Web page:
Our favorite, the fast-growing
Queen palm (Syragrus romanzoffianum),
will probably be a total victim of the severe temperatures.
These graceful palms are not at all cold hardy.
If you discover you will have to
plant new palms, wait until the soil heats up. Palm
trees love warm earth around their roots. For more
about weather-proofing palm trees,
Frozen Shrubs and
Succulents. If other shrubs in your garden appear
to have been damaged by the cold, again we suggest that you
wait and see. Some plants, particularly those native
to areas where wildfire is part of the natural cycle, can be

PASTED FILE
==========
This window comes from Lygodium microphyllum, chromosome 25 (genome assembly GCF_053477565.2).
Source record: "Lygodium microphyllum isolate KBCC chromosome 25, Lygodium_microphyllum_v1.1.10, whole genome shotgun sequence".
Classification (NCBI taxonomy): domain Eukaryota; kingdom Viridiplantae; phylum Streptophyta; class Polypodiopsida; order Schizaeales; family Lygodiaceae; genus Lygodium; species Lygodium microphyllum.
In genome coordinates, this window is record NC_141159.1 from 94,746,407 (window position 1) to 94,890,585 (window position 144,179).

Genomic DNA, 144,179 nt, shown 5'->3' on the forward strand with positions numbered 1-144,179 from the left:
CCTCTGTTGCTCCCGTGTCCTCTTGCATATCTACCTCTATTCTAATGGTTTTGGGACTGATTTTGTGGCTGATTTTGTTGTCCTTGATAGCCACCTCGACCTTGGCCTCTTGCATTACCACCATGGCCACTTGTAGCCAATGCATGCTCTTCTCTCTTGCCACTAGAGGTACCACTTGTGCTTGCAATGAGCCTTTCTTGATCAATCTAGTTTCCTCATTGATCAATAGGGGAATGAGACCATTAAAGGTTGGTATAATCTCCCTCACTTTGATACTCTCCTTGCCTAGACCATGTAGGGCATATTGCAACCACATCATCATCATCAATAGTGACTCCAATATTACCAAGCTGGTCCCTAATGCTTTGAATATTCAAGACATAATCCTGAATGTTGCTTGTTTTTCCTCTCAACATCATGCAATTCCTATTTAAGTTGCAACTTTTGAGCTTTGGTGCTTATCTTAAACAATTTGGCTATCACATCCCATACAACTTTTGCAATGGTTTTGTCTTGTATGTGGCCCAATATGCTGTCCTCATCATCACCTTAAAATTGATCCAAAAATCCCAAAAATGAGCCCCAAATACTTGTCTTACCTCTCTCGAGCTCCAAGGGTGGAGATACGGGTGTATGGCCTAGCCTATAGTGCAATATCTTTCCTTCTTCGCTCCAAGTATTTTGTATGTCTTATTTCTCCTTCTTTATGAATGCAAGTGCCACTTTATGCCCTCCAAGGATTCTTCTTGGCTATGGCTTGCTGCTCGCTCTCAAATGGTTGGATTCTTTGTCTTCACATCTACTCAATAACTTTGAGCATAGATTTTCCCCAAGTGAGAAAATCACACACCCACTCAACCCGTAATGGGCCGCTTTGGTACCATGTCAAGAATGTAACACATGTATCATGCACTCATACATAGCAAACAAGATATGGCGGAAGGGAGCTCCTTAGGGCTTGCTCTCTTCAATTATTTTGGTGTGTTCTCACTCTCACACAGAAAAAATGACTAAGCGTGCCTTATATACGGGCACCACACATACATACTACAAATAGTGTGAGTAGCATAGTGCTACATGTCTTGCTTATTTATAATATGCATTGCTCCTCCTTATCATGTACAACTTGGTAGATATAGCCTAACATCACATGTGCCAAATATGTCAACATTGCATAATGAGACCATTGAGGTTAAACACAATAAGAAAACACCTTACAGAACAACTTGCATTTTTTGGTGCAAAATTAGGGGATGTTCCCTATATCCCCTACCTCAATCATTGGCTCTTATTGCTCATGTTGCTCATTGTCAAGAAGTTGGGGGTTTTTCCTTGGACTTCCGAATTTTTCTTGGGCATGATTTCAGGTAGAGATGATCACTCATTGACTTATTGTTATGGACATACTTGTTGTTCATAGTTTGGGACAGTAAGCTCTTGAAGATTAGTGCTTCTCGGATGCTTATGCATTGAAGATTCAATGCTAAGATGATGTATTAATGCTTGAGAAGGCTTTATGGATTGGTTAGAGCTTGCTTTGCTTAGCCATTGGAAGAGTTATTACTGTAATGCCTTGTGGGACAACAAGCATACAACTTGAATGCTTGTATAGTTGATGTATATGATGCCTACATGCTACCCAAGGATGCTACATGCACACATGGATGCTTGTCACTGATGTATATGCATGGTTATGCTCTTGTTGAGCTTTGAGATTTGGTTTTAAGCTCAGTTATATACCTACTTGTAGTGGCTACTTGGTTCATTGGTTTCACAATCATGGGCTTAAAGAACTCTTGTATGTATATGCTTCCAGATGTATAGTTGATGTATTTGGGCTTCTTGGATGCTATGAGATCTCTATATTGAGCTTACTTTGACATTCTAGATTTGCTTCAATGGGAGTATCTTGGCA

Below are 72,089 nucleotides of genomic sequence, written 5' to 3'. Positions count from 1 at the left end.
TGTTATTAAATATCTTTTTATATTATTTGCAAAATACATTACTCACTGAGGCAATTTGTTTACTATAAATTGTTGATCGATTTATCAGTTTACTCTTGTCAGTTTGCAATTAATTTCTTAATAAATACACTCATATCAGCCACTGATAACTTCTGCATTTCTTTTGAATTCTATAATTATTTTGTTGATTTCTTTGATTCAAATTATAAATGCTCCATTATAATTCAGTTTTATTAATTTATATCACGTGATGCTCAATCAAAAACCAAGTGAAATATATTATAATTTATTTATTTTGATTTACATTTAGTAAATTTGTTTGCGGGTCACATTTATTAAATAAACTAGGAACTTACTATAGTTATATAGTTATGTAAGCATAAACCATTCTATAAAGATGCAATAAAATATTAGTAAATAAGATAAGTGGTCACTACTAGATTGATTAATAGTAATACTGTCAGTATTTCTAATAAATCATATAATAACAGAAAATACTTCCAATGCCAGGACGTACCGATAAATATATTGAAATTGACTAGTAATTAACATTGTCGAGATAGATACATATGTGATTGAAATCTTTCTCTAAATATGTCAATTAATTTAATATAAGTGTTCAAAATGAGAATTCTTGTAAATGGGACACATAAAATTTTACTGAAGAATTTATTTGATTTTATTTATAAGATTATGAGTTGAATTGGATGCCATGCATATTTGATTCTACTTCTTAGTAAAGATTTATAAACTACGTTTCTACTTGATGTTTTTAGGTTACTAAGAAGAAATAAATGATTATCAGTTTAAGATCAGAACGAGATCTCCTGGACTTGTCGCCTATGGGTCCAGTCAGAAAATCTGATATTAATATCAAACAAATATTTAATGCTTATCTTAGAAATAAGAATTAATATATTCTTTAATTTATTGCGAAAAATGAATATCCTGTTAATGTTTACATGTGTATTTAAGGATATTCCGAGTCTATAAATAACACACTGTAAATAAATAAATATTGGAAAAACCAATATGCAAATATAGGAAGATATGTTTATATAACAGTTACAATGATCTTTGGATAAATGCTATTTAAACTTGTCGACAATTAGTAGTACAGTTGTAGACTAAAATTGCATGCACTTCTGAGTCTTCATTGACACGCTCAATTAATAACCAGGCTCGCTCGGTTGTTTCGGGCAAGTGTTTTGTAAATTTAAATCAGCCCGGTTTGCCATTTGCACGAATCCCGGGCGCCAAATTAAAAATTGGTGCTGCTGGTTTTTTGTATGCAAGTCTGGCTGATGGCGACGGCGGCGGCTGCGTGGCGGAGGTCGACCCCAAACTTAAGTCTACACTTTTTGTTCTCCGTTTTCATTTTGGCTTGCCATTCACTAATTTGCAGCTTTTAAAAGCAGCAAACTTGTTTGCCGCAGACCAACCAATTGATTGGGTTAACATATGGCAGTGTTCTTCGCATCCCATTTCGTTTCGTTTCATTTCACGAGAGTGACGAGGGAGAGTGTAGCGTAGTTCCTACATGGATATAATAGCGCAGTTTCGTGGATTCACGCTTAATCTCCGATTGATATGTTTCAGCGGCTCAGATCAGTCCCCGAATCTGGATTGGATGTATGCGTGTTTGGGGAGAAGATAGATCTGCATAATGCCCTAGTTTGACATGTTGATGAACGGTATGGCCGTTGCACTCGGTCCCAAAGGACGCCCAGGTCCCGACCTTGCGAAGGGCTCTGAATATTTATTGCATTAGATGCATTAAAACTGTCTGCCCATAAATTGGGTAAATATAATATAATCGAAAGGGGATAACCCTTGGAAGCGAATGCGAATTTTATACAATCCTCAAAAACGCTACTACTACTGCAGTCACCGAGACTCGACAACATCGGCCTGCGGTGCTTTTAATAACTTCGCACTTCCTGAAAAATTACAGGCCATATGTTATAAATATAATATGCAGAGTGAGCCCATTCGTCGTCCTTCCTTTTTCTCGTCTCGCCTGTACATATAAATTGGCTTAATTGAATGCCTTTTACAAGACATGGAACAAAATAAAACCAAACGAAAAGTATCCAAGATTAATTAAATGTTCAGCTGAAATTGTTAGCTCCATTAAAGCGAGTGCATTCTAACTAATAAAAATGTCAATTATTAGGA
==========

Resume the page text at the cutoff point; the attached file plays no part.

destroyed right down to the root ball and grow right back
again. On the other hand, frozen succulents will turn to
mush so you might as well clean up the mess now.
Roses. Usually this is a good time of year to buy
bare root roses. If you decide to buy now, perhaps it
would be prudent to wait a few weeks before planting.
We actually prefer to select roses in Spring because the
plants are often in bloom and we can determine if the rose
actually matches the name on the tag. We have had some
surprises with bare root roses.
To Prune Roses or Not. A friend of ours
conducted an accidental experiment last year with her
roses. They did not seem to be going dormant so she
delayed pruning them. Eventually, half were cut back,
half were not. She reports that the only difference
she noticed when they began to grow and bloom is that the
unpruned ones were slightly less tidy. So if you do
not cut back your roses this winter, you will still have
flowers later. We would like to thank Rose D. for telling us
about her rose garden.